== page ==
Finnish poetry is characterized by a powerful contact with nature. There is so much about Finland's long winters, sw and darkness in the established poetic can that when I came to compile this anthology I had to make a thematic choice: t too many poems of that kind. But you will certainly tice, dear reader, the abundance and energy of the seasons, the animals, the forests and lakes in these poems... from the Introduction, translated by David McDuff. Sumari's selection includes work by legendary Finnish modernists such as Paavo Haavikko (published by Carcanet) and Lassi Nummi; several prose poems, the prevalence of which in recent Finnish literature she discusses in her Introduction; and aphoristic poems. Twenty two of the poems included were written in Finnish, three in Finland-Swedish. The poets are: Gosta Agren, Kari Aronpuro, Bo Carpelan, Tua Forsstrom, Paavo Haavikko, Anne Hanninen, Hannu Helin, Markku Into, Eeva Kilpi, Eila Kivikk'aho, Juhani Koskinen, Jarkko Laine, Rakel Liehu, Arto Melleri, Lassi Nummi, Lauri Otonkoski, Markku Paasonen, Mirkka Rekola, Pentti Saarikoski, Helena Sinervo, Eira Stenberg, Anni Sumari, Arja Tiainen, Sirkka Turkka. Translators: David McDuff, Donald Adamson and Robin Fulton. How to Address the Fog is part of a series of bilingual poetry anthologies featuring twenty-five poems, one for each year from 1978-2002, from a particular European country. Poems are presented both in the original language and in new translations specially commissioned from Scottish poets. The book includes biographical and bibliographical information on the poets and translators.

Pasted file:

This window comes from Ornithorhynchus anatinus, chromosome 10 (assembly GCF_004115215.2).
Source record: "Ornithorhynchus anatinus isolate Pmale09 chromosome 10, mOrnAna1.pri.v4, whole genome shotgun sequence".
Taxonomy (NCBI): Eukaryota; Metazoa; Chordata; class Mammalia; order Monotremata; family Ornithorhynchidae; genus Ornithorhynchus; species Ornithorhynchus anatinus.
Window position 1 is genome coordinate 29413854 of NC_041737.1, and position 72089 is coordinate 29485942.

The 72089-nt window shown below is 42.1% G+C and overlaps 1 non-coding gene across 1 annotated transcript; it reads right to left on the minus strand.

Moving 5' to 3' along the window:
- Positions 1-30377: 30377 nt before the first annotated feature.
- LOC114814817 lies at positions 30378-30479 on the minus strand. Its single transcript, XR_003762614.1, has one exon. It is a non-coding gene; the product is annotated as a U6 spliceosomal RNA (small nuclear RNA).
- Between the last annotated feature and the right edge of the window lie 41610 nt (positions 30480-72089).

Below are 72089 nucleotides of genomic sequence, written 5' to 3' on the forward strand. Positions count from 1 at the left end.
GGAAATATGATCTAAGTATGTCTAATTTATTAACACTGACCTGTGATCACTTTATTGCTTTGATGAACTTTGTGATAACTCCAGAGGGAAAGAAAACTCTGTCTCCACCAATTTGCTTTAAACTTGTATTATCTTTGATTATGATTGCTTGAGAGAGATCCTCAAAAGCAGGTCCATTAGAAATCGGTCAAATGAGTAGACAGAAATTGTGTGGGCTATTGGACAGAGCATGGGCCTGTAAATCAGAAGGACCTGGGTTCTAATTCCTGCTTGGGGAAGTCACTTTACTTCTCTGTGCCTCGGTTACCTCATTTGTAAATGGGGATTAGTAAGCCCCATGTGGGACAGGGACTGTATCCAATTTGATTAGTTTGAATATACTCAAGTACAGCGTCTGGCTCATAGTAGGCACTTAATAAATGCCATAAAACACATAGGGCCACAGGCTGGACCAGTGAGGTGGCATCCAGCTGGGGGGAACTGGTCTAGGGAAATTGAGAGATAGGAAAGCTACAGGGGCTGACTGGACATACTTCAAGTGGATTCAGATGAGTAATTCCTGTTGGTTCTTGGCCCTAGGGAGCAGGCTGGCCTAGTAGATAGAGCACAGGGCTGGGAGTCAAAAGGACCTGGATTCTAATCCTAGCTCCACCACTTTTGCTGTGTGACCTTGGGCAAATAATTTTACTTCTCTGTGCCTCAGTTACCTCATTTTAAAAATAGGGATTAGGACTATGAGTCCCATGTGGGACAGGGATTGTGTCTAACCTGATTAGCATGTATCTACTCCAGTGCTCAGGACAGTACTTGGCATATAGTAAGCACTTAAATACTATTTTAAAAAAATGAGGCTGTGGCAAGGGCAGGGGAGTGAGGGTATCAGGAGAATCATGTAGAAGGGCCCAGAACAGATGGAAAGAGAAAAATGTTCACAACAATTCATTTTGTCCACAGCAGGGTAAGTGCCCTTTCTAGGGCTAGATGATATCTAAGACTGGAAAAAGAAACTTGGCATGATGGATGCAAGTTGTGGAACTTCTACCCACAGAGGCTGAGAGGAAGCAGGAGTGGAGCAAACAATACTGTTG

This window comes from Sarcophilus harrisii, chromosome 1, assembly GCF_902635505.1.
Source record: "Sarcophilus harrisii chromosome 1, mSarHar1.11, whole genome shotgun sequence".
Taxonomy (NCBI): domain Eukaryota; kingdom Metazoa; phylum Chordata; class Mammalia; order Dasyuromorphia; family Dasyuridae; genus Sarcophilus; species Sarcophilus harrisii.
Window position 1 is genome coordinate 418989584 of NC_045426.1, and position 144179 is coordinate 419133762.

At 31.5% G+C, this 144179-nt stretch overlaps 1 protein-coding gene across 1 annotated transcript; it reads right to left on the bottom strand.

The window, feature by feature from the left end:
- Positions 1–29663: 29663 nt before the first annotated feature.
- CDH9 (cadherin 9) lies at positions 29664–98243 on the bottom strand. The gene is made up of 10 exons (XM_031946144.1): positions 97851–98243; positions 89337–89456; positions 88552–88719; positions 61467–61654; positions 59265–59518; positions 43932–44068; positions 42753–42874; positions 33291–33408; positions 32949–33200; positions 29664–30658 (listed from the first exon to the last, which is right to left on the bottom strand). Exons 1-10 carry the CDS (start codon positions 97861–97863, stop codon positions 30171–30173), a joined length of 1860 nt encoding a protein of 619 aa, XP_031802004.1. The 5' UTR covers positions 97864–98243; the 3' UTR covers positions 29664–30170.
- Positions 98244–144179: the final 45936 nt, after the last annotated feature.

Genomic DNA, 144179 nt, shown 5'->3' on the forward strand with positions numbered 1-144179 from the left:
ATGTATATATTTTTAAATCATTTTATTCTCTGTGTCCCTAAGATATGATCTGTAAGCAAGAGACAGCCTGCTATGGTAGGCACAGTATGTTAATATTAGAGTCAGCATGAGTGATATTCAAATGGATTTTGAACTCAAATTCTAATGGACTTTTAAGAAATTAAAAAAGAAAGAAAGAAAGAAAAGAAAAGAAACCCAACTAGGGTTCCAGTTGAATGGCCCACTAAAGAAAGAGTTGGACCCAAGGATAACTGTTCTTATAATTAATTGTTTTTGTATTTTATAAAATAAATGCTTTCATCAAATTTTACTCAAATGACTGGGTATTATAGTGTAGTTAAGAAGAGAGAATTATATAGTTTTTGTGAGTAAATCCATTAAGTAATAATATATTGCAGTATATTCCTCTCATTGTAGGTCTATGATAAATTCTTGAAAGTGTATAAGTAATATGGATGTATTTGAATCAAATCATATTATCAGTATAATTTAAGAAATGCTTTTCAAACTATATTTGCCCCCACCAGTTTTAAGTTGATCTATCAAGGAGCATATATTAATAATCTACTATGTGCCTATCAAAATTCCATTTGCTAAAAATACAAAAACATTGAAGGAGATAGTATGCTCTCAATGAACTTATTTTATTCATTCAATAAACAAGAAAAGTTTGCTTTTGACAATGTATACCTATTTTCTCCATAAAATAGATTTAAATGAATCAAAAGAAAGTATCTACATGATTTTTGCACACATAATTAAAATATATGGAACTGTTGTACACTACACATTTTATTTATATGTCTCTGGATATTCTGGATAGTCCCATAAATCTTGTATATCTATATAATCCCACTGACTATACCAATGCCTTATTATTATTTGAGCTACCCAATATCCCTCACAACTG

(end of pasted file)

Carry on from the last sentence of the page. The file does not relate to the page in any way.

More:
ANNI SUMARI has published nine books of short stories and poetry, as well as a travelogue about a writers' train that toured Europe in 2000 (Junanaytelma, Train Play, 2001). In 1998 she was awarded Yleisradio's (the equivalent of the BBC) Tanssiva Karhu (Dancing Bear) Prize for the collection Mitta ja maara (Measure and Degree, 1998). Her poems have been translated into Swedish, Russian, German, French, English, Spanish and Lithuanian.